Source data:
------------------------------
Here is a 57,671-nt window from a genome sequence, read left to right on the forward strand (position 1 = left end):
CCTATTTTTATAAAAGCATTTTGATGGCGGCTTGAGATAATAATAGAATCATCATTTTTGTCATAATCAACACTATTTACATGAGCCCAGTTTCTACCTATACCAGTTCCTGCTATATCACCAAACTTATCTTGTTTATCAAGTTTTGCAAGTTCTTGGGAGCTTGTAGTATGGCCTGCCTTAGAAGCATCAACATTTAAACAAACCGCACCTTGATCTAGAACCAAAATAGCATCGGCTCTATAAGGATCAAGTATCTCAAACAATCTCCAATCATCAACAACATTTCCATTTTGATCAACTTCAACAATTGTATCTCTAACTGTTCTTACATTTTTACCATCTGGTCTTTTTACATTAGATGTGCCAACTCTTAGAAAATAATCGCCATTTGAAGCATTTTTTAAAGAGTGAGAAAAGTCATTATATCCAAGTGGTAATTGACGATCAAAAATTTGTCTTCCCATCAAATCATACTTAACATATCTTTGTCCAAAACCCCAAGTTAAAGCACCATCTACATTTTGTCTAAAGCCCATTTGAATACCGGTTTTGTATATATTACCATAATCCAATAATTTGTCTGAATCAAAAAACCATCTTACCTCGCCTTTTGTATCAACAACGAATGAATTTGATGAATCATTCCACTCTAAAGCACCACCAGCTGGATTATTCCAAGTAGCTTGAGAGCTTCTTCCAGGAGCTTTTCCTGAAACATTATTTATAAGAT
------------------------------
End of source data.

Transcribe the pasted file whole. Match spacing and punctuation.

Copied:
Here is a 57,671-nt window from a genome sequence, read left to right on the forward strand (position 1 = left end):
CCTATTTTTATAAAAGCATTTTGATGGCGGCTTGAGATAATAATAGAATCATCATTTTTGTCATAATCAACACTATTTACATGAGCCCAGTTTCTACCTATACCAGTTCCTGCTATATCACCAAACTTATCTTGTTTATCAAGTTTTGCAAGTTCTTGGGAGCTTGTAGTATGGCCTGCCTTAGAAGCATCAACATTTAAACAAACCGCACCTTGATCTAGAACCAAAATAGCATCGGCTCTATAAGGATCAAGTATCTCAAACAATCTCCAATCATCAACAACATTTCCATTTTGATCAACTTCAACAATTGTATCTCTAACTGTTCTTACATTTTTACCATCTGGTCTTTTTACATTAGATGTGCCAACTCTTAGAAAATAATCGCCATTTGAAGCATTTTTTAAAGAGTGAGAAAAGTCATTATATCCAAGTGGTAATTGACGATCAAAAATTTGTCTTCCCATCAAATCATACTTAACATATCTTTGTCCAAAACCCCAAGTTAAAGCACCATCTACATTTTGTCTAAAGCCCATTTGAATACCGGTTTTGTATATATTACCATAATCCAATAATTTGTCTGAATCAAAAAACCATCTTACCTCGCCTTTTGTATCAACAACGAATGAATTTGATGAATCATTCCACTCTAAAGCACCACCAGCTGGATTATTCCAAGTAGCTTGAGAGCTTCTTCCAGGAGCTTTTCCTGAAACATTATTTATAAGAT